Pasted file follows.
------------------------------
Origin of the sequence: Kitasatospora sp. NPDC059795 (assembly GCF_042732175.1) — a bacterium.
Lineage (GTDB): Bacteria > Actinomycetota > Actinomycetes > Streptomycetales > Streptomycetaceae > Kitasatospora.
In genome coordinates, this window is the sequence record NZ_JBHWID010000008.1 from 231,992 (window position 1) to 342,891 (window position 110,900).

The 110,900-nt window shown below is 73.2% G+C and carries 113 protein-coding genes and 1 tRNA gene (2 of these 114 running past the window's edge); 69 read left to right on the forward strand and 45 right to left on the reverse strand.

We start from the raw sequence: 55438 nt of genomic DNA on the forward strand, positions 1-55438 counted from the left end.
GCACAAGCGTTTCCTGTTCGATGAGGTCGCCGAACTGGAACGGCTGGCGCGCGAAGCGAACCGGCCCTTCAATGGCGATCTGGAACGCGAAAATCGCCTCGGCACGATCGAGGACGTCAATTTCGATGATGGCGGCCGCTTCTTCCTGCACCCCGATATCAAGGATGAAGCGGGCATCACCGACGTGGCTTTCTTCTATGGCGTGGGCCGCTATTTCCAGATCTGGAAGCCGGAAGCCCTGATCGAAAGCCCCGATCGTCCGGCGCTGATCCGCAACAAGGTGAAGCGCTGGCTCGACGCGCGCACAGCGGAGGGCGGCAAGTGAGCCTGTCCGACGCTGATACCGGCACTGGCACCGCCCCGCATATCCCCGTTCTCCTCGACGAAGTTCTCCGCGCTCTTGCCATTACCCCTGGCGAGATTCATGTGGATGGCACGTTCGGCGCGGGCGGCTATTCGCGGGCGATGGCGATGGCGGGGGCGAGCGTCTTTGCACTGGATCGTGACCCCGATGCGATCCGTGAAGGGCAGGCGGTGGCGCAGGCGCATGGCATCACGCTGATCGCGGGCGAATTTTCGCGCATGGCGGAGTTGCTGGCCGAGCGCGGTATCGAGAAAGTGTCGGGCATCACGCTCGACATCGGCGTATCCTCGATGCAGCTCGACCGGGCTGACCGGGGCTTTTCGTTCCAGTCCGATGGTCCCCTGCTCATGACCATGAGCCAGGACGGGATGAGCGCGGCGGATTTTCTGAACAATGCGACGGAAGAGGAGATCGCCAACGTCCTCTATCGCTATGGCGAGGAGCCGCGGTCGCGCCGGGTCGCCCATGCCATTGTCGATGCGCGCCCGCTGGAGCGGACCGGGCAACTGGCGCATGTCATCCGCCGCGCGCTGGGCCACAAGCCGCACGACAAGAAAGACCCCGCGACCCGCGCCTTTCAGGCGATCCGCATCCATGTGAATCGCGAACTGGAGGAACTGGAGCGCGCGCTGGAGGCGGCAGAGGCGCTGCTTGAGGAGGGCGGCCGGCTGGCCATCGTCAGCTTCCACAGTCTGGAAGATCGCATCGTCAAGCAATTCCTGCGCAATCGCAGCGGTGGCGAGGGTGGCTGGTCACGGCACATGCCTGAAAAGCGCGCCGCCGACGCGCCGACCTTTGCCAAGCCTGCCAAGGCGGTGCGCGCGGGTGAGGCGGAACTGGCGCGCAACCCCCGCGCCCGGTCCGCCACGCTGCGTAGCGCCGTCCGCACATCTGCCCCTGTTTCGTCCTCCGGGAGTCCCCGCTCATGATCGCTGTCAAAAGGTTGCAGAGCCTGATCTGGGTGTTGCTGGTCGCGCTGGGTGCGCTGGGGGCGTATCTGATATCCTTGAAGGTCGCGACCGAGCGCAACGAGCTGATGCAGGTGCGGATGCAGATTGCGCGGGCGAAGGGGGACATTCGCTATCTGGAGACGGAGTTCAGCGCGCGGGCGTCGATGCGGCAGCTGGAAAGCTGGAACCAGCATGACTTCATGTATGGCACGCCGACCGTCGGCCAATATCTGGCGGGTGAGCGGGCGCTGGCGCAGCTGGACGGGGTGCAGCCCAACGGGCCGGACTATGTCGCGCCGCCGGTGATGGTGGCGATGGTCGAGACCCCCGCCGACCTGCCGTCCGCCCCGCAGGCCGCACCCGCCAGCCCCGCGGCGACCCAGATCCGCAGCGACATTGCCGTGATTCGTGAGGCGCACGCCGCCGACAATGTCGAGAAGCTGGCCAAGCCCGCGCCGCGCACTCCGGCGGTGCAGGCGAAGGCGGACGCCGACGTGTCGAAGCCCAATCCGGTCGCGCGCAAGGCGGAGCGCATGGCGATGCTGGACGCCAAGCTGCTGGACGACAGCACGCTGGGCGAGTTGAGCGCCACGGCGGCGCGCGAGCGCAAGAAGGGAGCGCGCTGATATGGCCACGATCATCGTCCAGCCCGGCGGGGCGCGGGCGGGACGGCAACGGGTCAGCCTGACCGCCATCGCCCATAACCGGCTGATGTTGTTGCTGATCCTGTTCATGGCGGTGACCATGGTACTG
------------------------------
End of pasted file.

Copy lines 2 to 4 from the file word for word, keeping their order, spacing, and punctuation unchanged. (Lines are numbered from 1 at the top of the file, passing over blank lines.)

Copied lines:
Lineage (GTDB): Bacteria > Actinomycetota > Actinomycetes > Streptomycetales > Streptomycetaceae > Kitasatospora.
In genome coordinates, this window is the sequence record NZ_JBHWID010000008.1 from 231,992 (window position 1) to 342,891 (window position 110,900).

The 110,900-nt window shown below is 73.2% G+C and carries 113 protein-coding genes and 1 tRNA gene (2 of these 114 running past the window's edge); 69 read left to right on the forward strand and 45 right to left on the reverse strand.